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Fourth-dimensional changes in nasolabial dimensions following rotation-advancement repair of unilateral cleft lip.
Plast Reconstr Surg 2012; 129(2):491-8PR

Abstract

BACKGROUND

Repair of unilateral cleft lip requires three-dimensional craftsmanship and understanding four-dimensional changes.

METHODS

Ninety-nine children with unilateral complete or incomplete cleft lip were measured by direct anthropometry following rotation-advancement repair (intraoperatively) and again in childhood. Changes in heminasal width, labial height, and labial width were analyzed and compared measures depending on whether the cleft was incomplete/complete or involved left/right side.

RESULTS

Average heminasal width (sn-al) was set 1 mm less on the cleft side and measured only 0.7 mm less at 6 years. Labial height (sn-cphi) was slightly greater on the cleft side at repair and matched the noncleft side at follow-up. Vertical dimension (sbal-cphi) was slightly less at operation; the percent change was the same on both sides. Transverse labial width (cphi-ch) was set short on the cleft side and lengthened disproportionately, resulting in less than 1 mm difference at 6 years. All anthropometric dimensions grew less in complete cleft lips compared with incomplete forms; however, only labial height and width were significantly different. There were no disparities in nasolabial growth between left- and right-sided cleft lips.

CONCLUSIONS

Cleft side alar base drifts laterally and should be positioned slightly more medial and secured to nasalis or periosteum. Growth in labial height lags and, therefore, the repaired side should be equal to or slightly greater than on the normal side, particularly in a complete labial cleft. Transverse labial width grows more on the cleft side; thus, lateral Cupid's bow peak point can be marked closer to the commissure to match the labial height on the noncleft side.

CLINICAL QUESTION/LEVEL OF EVIDENCE

Therapeutic, IV.

Authors+Show Affiliations

Department of Plastic and Oral Surgery, Children's Hospital Boston and Harvard Medical School, Boston, Mass. 02115, USA. john.mulliken@childrens.harvard.eduNo affiliation info available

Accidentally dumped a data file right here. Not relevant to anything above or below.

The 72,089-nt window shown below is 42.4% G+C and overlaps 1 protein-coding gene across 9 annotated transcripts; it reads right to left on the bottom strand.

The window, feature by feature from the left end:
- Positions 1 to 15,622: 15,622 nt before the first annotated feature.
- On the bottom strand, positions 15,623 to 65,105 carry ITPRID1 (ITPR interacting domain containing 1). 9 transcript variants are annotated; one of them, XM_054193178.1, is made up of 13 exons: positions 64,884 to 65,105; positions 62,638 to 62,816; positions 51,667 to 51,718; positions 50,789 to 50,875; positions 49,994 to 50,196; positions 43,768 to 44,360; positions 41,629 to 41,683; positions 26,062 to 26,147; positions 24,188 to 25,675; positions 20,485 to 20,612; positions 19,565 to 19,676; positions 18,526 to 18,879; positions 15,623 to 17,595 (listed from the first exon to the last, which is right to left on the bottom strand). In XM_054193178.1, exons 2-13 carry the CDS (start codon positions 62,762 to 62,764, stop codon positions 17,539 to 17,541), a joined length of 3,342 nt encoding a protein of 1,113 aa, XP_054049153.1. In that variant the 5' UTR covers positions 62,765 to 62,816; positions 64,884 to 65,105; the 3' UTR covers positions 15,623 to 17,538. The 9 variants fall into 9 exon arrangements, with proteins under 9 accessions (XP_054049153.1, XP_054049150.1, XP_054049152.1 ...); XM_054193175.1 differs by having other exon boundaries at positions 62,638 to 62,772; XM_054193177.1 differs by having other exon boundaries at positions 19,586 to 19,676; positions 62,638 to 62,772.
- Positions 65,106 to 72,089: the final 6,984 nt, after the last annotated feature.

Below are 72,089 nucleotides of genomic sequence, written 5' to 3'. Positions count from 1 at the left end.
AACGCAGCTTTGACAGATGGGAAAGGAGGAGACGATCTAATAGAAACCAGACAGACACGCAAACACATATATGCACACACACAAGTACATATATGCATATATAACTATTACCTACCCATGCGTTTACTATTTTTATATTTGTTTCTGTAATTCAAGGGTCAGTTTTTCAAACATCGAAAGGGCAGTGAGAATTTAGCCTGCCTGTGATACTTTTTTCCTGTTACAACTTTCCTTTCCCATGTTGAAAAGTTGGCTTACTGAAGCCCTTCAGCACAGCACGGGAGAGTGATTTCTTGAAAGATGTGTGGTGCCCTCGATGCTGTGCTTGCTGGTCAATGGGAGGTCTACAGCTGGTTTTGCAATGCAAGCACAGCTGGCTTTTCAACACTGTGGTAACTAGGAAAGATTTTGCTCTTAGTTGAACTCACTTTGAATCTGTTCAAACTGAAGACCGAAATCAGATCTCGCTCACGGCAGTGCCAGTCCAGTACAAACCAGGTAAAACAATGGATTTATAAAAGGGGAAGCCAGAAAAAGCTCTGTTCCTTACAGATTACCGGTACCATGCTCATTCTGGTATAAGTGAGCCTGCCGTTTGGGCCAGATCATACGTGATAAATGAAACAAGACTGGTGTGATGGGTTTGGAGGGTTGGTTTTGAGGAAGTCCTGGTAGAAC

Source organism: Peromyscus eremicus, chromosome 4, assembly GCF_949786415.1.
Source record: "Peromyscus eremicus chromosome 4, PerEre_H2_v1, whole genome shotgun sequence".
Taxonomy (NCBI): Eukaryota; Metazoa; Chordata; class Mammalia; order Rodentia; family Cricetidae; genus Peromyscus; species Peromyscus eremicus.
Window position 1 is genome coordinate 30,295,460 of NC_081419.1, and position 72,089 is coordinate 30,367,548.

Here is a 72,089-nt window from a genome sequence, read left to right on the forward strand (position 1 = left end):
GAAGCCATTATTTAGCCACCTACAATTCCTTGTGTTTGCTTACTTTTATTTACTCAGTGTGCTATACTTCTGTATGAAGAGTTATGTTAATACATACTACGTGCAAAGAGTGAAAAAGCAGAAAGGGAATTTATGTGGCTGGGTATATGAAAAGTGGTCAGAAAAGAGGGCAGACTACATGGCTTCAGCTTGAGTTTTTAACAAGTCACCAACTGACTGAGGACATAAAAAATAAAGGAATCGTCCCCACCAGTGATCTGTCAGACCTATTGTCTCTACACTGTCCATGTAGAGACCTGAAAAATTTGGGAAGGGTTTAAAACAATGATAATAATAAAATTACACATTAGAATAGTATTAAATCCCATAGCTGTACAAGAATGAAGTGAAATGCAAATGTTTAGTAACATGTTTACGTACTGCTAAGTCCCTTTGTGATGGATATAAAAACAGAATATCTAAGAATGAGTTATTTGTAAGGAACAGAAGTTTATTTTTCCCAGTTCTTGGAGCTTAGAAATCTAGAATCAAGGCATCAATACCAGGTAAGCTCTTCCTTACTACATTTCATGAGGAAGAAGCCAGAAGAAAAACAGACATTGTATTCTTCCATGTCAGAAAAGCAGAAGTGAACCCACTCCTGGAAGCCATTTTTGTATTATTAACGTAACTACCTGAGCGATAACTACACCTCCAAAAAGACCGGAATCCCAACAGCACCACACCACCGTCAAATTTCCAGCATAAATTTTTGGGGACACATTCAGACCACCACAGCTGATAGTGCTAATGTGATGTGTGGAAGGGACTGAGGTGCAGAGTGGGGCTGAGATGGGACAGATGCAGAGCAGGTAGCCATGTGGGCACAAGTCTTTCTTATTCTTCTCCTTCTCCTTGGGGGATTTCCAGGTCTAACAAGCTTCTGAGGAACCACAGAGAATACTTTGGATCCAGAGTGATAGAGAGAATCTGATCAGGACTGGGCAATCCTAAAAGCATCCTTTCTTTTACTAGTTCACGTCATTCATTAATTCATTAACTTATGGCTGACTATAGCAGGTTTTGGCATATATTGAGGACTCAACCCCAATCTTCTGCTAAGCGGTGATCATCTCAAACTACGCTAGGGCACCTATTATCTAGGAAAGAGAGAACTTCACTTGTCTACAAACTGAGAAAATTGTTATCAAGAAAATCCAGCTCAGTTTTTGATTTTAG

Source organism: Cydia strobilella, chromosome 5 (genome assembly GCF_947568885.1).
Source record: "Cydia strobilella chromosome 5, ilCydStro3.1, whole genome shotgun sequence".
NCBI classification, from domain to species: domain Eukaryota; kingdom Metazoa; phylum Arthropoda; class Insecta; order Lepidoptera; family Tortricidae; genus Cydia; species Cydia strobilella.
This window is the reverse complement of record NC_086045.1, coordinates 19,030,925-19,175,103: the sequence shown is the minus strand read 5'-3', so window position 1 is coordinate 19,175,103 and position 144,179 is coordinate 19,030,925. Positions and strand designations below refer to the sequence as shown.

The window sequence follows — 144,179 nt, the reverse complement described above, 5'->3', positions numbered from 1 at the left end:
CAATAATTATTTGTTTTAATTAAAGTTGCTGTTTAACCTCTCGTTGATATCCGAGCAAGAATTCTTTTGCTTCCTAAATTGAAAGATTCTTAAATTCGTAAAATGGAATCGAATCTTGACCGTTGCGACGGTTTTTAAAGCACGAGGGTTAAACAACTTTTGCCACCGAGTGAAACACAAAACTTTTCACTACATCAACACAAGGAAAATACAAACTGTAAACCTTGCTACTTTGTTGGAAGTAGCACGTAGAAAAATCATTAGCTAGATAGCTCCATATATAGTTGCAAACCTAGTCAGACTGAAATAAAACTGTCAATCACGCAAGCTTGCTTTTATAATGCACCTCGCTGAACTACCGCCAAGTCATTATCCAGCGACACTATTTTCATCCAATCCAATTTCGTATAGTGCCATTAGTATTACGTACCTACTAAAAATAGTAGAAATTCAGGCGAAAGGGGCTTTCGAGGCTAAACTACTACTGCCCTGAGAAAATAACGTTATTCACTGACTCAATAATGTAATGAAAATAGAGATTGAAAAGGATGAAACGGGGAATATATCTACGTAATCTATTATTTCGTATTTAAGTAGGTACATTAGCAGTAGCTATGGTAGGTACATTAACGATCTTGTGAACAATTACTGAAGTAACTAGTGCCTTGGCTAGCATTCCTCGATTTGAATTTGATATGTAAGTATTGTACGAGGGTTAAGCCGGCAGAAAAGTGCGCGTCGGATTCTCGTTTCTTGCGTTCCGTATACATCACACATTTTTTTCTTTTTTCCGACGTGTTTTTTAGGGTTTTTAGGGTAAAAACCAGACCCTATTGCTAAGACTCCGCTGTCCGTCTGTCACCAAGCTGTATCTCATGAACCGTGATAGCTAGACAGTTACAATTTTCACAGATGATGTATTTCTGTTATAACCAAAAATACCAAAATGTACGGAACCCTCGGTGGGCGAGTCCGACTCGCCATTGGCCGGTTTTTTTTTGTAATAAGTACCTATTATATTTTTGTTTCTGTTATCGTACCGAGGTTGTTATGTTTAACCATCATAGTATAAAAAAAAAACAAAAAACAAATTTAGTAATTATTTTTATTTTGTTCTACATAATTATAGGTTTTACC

Pub Type(s)

Journal Article

Language

eng

PubMed ID

22286429

Citation

Mulliken, John B., and Richard A. LaBrie. "Fourth-dimensional Changes in Nasolabial Dimensions Following Rotation-advancement Repair of Unilateral Cleft Lip." Plastic and Reconstructive Surgery, vol. 129, no. 2, 2012, pp. 491-8.
Mulliken JB, LaBrie RA. Fourth-dimensional changes in nasolabial dimensions following rotation-advancement repair of unilateral cleft lip. Plast Reconstr Surg. 2012;129(2):491-8.
Mulliken, J. B., & LaBrie, R. A. (2012). Fourth-dimensional changes in nasolabial dimensions following rotation-advancement repair of unilateral cleft lip. Plastic and Reconstructive Surgery, 129(2), pp. 491-8. doi:10.1097/PRS.0b013e31822b69b4.
Mulliken JB, LaBrie RA. Fourth-dimensional Changes in Nasolabial Dimensions Following Rotation-advancement Repair of Unilateral Cleft Lip. Plast Reconstr Surg. 2012;129(2):491-8. PubMed PMID: 22286429.
* Article titles in AMA citation format should be in sentence-case
TY - JOUR T1 - Fourth-dimensional changes in nasolabial dimensions following rotation-advancement repair of unilateral cleft lip. AU - Mulliken,John B, AU - LaBrie,Richard A, PY - 2012/1/31/entrez PY - 2012/1/31/pubmed PY - 2012/3/20/medline SP - 491 EP - 8 JF - Plastic and reconstructive surgery JO - Plast. Reconstr. Surg. VL - 129 IS - 2 N2 - BACKGROUND: Repair of unilateral cleft lip requires three-dimensional craftsmanship and understanding four-dimensional changes. METHODS: Ninety-nine children with unilateral complete or incomplete cleft lip were measured by direct anthropometry following rotation-advancement repair (intraoperatively) and again in childhood. Changes in heminasal width, labial height, and labial width were analyzed and compared measures depending on whether the cleft was incomplete/complete or involved left/right side. RESULTS: Average heminasal width (sn-al) was set 1 mm less on the cleft side and measured only 0.7 mm less at 6 years. Labial height (sn-cphi) was slightly greater on the cleft side at repair and matched the noncleft side at follow-up. Vertical dimension (sbal-cphi) was slightly less at operation; the percent change was the same on both sides. Transverse labial width (cphi-ch) was set short on the cleft side and lengthened disproportionately, resulting in less than 1 mm difference at 6 years. All anthropometric dimensions grew less in complete cleft lips compared with incomplete forms; however, only labial height and width were significantly different. There were no disparities in nasolabial growth between left- and right-sided cleft lips. CONCLUSIONS: Cleft side alar base drifts laterally and should be positioned slightly more medial and secured to nasalis or periosteum. Growth in labial height lags and, therefore, the repaired side should be equal to or slightly greater than on the normal side, particularly in a complete labial cleft. Transverse labial width grows more on the cleft side; thus, lateral Cupid's bow peak point can be marked closer to the commissure to match the labial height on the noncleft side. CLINICAL QUESTION/LEVEL OF EVIDENCE: Therapeutic, IV. SN - 1529-4242 UR - https://www.unboundmedicine.com/medline/citation/22286429/Fourth_dimensional_changes_in_nasolabial_dimensions_following_rotation_advancement_repair_of_unilateral_cleft_lip_ L2 - http://Insights.ovid.com/pubmed?pmid=22286429 DB - PRIME DP - Unbound Medicine ER -